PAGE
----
It is hard to define what collaboration is so I won’t; however, I will share what I believe to be 3 organisational patterns of poor collaboration. The first pattern is lack of shared meaning and understanding. This happens when people don’t have a shared language to discuss something, or worst, that they are under the illusion that they have such a language but are really using shared terms to convey difference meanings. The second is the perception or the existence of unwanted behaviours in other groups by some group which is not capable of accomplishing their task because of the former. This one shows up in the form of somebody not getting the right data (or of the right quality) from another group despite clear requests. This one is often a symptom of silo thinking, acting and management. The consuming group doesn’t understand the low importance of the request from an enterprise perspective or the producing group doesn’t understand that the high importance of the request an enterprise perspective. This pattern is about the lack of a common ends -what we are collaborating on; it’s about the lack of holistic thinking, acting and management. The third pattern is the absence of shared direction. This one is the “we are lost syndrome” which causes people/groups to all go in difference direction. This one is about lack of shared direction for collaboration. All these patterns are organisational in nature and not technological. In a healthy organisation, nothing would stop people from sitting down together an addressing these. When somebody is not capable of doing their task, they would just pick-up the phone, call the appropriate people and say something like

  1. 1. “I don’t think we have a shared understanding about the data we are sharing, can we talk about it?”
  2. 2. “I’m having difficulties doing my job bases on the data you are providing me, could we discuss if we should adjust our tasks given the objective of the enterprise?”
  3. 3. “I don’t think we are going in the same direction, let’s sit down and resolve this.”

In the organisations I have experienced or heard about, the above conversations never take place. People view these data problems as IT issues, not organisational ones. Consequently, MDM initiatives often only address the symptoms of the problem not the real issue which is lack of collaboration. So going back to the underlying assumption of MDM, if you agree with me, we can see that the “reasonable people around the table” expectation just doesn’t hold. If you could get them around the table for the MDM initiative in the first place, their probably wouldn’t be a need for MDM. So the question now is “what do we do about it”. The challenge is that by design, the way we organise and manage people in the today’s enterprises tends to foster silo thinking and behaviours. This should come as no surprise. Most contemporary organisations use structures based on Tayloristic principles which is all about specialisation and absence of collaboration!  Organisation must strive to achieve collaboration improvement, not MDM. Maybe through such improvement, a shared language will be created or governance defined but they will be means not ends.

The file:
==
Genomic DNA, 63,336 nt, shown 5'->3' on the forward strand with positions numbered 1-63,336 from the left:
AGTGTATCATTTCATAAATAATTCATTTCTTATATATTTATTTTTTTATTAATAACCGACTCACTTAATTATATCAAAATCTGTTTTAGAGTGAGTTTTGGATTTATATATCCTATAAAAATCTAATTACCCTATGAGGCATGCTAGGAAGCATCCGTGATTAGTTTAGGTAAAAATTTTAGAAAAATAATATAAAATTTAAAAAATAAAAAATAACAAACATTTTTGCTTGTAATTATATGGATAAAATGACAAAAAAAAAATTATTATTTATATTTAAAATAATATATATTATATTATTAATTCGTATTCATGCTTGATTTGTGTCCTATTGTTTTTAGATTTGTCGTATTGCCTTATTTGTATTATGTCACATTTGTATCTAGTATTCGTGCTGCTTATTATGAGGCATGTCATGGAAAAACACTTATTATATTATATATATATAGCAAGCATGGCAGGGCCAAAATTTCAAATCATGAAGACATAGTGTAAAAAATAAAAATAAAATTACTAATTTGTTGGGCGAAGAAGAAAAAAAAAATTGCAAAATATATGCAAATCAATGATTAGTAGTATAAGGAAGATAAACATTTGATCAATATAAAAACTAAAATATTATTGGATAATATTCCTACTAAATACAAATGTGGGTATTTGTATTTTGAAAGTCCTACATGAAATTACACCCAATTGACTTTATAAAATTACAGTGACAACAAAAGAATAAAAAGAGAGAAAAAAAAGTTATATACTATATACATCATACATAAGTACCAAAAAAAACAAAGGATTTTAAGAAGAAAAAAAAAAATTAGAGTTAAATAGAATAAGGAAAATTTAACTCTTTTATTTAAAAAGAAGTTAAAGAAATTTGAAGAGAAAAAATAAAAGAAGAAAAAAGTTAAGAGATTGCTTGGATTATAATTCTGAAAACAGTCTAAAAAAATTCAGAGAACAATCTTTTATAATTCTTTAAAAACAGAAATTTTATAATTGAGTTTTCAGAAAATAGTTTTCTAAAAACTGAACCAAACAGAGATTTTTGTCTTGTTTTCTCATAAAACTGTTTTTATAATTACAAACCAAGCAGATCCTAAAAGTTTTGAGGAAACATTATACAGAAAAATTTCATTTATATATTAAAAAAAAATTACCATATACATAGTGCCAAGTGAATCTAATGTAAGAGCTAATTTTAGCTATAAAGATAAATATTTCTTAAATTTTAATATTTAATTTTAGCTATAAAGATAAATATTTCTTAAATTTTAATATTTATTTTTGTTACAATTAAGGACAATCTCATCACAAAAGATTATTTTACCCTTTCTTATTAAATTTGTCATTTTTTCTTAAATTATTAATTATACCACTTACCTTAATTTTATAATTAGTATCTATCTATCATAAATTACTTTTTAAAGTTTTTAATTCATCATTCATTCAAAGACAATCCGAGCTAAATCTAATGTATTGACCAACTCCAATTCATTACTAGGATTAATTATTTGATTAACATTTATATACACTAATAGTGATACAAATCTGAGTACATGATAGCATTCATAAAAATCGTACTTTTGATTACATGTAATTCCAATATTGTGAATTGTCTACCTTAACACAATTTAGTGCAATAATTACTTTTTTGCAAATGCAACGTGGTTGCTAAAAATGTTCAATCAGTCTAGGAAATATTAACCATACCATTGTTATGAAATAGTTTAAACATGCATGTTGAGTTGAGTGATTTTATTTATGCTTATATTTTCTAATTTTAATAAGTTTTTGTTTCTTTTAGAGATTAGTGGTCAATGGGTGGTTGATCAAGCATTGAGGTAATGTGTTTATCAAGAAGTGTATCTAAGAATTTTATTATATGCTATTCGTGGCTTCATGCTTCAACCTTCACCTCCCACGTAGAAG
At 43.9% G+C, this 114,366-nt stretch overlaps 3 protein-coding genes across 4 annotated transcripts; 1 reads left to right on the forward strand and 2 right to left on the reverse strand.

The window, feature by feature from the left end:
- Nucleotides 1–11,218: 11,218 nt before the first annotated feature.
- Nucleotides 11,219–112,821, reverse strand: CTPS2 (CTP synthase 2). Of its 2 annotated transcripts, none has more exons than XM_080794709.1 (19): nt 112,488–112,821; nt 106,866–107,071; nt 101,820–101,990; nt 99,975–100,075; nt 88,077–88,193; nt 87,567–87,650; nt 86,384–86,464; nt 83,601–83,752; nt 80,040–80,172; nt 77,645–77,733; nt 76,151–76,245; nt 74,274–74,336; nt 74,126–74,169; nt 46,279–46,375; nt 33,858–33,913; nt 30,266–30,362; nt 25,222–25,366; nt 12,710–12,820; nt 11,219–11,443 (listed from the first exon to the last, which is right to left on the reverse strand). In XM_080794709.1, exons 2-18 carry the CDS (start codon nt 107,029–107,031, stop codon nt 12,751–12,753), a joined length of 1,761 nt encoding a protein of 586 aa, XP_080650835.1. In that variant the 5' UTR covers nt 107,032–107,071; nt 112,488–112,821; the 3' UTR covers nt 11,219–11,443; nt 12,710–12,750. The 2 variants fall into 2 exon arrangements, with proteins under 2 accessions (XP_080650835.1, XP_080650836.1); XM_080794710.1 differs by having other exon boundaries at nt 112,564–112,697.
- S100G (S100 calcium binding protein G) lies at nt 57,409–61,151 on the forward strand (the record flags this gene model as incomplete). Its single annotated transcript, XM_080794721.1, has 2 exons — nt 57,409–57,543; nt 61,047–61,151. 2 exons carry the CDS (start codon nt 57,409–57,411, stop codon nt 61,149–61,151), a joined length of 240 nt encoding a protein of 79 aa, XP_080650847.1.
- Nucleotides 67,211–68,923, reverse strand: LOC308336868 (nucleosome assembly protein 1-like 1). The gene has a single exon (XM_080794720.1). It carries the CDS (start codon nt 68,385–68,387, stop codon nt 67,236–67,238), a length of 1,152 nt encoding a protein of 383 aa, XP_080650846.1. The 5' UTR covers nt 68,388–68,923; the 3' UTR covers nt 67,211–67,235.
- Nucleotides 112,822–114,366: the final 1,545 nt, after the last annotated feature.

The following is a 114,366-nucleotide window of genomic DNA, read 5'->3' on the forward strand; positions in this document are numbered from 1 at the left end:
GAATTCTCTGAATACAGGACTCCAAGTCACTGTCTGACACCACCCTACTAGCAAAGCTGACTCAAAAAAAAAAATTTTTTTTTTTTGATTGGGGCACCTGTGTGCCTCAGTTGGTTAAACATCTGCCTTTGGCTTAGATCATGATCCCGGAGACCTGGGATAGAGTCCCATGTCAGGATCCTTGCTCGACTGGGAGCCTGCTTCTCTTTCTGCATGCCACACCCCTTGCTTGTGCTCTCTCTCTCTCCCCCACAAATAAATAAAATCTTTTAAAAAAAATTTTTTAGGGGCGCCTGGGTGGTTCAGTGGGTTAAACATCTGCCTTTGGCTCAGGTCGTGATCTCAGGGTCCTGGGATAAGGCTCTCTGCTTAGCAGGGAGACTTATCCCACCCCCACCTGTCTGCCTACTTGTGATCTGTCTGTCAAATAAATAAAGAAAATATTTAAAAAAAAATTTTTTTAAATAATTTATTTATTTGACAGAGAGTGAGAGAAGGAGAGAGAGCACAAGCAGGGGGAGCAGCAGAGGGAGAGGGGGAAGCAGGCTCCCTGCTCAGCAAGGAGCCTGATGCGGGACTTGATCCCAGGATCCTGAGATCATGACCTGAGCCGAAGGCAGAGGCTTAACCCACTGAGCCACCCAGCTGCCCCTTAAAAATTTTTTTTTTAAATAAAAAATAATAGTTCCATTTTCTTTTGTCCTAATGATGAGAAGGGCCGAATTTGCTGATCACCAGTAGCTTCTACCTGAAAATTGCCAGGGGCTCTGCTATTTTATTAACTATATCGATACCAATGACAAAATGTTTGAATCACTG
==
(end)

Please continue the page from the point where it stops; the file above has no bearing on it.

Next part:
James Lapalme PhD is an Enterprise Architecture consultant and researcher. He has obtained a PhD, a MSc and a BSc in Computer Science from the University of Montreal as well as a MA in Human Systems Intervention from the University of Concordia. He has contributed, as an enterprise architect, to work which has been the subject of case studies by Gartner and MIT-Sloan. He has also published a number of book chapters and journal articles on systems engineering related topics. He may be reached at This email address is being protected from spambots. You need JavaScript enabled to view it.